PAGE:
If you have ever experienced the misfortune of being stopped by law enforcement for DUI, you are aware of how it can upend your life. Even first time DUI’s can result in up to a year of probation and suspension of driving privileges, as well as having other collateral repercussions in your life.
As you likely know, if you are pulled over by the police and suspected of driving under the influence (DUI) or driving while Abilities Impaired (DWAI), the officer may ask that you take what is known as a breathalyzer test. These tests have been used for years with some general accuracy, and are often used as the basis for prosecuting DUI’s in court. But are these tests always accurate; if not, when are they inaccurate? In this article, we will examine some things that may cause a false positive or at least increase the chances that the test will show a higher alcohol level than it should. Surprisingly, smoking is one of those things that may cause an inaccurate reading. Let’s explore a little further.
History of the Breathalyzer and How It Works
Believe it or not, the breathalyzer in one form or another has been around since 1938. It all started way back in 1874 when physician, Francis Edmund Anstie, observed that breath actually excreted alcohol and that we could measure this excretion. However, it wasn’t until 1938 that Professor R. N. Harger introduced the Drunkometer. From there, the breathalyzer evolved into such products as the Intoximeter by Professor Glen Forester and the Alcometer by Professor Leon Greenberg, both introduced in 1941. It wasn’t until 1954 that Professor Robert F. Borkenstein introduced the Breathalyzer, which became the common name for breath alcohol measuring devices from that point on.
The most common breathalyzer used by modern law enforcement in the field is the electrochemical fuel cell breathalyzer. This device measures the chemical reaction that takes place because of the oxidation of alcohol/ethanol into acetaldehyde. This reaction produces an electrical current that triggers the indicator lights on the device.
How Cigarette Smoking Affects the Breathalyzer
Scientific research has proven that smokers have a higher level of acetaldehyde in their lungs. Even if the smoker is completely sober, the acetaldehyde in a smoker’s lungs will show up on a breathalyzer test as if they were drinking. Now, if the smoker has had a drink or two, then the indicator on the breathalyzer will be higher than if that person was a non-smoker. This is because the device cannot distinguish between the acetaldehyde created by the oxidation of alcohol and the acetaldehyde that was already in the smoker’s lungs.
Surprisingly, smoking has the effect of slowing down the absorption rate of alcohol into the bloodstream. This fact leads to an ironic result: Even though the breathalyzer shows a higher concentration of alcohol than is present in the smoker’s bloodstream, that person is actually absorbing the alcohol more slowly and is likely to be less impaired than a non-smoker. In other words, if you are a smoker, you are likely to be less impaired than a breathalyzer says you are.
In Colorado, marijuana use is legal for those over 21 years of age. So you may be wondering if marijuana smoke can produce the same effect on breathalyzer results by showing a higher reading than should actually be registering. The answer is, “Yes.” Marijuana smoke does produce increased levels of acetaldehyde and therefore may alter breathalyzer test results.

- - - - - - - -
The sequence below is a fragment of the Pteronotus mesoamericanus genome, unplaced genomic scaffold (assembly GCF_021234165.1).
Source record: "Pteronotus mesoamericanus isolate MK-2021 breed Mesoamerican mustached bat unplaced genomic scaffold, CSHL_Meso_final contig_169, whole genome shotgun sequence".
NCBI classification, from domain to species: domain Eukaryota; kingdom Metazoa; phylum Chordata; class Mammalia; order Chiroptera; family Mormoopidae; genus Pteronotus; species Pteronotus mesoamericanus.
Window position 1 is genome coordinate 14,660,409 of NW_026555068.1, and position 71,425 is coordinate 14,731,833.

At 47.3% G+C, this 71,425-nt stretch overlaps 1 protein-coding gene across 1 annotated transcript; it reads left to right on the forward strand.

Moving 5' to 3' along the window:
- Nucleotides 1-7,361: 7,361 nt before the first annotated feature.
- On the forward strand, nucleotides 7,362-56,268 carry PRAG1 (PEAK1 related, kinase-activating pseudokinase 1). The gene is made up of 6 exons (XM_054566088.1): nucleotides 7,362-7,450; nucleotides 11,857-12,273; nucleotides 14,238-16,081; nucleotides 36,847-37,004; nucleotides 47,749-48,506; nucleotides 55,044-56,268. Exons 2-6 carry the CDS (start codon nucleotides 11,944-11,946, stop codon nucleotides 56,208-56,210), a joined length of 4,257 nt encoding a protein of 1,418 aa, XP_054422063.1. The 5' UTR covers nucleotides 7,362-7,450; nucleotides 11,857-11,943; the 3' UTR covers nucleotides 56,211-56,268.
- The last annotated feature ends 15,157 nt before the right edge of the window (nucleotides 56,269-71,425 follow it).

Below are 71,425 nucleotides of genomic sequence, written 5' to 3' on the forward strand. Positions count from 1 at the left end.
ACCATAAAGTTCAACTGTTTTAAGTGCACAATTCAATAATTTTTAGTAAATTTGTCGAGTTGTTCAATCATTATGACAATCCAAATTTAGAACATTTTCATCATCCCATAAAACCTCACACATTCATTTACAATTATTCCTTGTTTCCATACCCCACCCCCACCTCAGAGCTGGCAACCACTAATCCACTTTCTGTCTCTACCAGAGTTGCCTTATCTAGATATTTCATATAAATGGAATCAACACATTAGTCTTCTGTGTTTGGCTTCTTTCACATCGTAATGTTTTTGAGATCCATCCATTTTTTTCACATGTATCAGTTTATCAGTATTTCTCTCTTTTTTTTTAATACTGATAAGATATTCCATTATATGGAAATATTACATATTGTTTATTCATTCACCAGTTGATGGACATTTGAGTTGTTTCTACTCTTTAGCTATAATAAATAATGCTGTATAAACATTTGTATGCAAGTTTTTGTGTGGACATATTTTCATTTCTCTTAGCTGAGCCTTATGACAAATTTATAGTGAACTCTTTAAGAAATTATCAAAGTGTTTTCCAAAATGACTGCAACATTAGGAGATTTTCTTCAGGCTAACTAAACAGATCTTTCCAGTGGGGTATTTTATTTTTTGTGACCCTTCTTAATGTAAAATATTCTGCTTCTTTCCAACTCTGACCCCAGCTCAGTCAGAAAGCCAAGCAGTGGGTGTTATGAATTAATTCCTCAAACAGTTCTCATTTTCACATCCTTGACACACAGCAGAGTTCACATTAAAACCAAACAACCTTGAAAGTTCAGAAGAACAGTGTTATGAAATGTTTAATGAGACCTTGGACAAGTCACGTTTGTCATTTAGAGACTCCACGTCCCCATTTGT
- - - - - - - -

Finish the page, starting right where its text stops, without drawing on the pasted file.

Other Things That May Affect a Breathalyzer Tests
In addition to cigarette or marijuana smoke, there are a surprising number of things that may also cause a false reading on a breathalyzer test.
Contamination of the Mouth – Things like mints, lozenges, lip balm, dental adhesive, smokeless menthol tobacco, asthma inhalers, and even dental work could give a positive reading, even when you haven’t been drinking.
Operator Error – An example of an operator error would be if the officer does not follow the operator’s manual or doesn’t follow the 20-minute rule before administering the breathalyzer test.
Outside Power Sources – Believe it or not, if the police room where the breathalyzer is being administered does not have a dedicated and grounded power circuit for the breathalyzer device, then microwaves, coffee pots, toaster ovens, and even cameras may affect the result of the test.
Physical Condition – A number of physical conditions may cause an inaccurate readout from the breathalyzer as well. These include:
- Dieting – if on a high protein regimen or fasting
- Gastric Reflux
- Hyperventilation before a test
- Vomiting before a test
- Prescription drugs
- Liver disease and renal dysfunction
- Body temperature
You may be surprised to learn that just a one-degree increase in your body temperature will result in a .03% increase in your blood alcohol concentration or BAC.
You Need an Experienced Defense Attorney by Your Side If You Are Arrested for DUI
If you or a loved one has been arrested for DUI in Colorado, it is critical that you speak with an attorney at Mark S. Rubinstein, P.C., as soon as possible. We are experienced defense attorneys, and we know the common errors that are made in administering breathalyzer tests as well as the myriad of other things that can create inaccurate results. These inaccurate results, if not properly defended against, can cause you to be unfairly penalized by our judicial system. Do not let this happen to you. Allow us to put our years of experience and our in-depth knowledge of defenses against DUI convictions to work for you.
A DUI on your record can negatively impact your life for years to come. It can not only affect your ability to drive, but it can even impact your ability to get that job you have been working towards for years. Do not allow your DUI to have any worse impact on your life than necessary. Contact us today for a free consultation by calling our office or filling out our online contact form. We are here for you!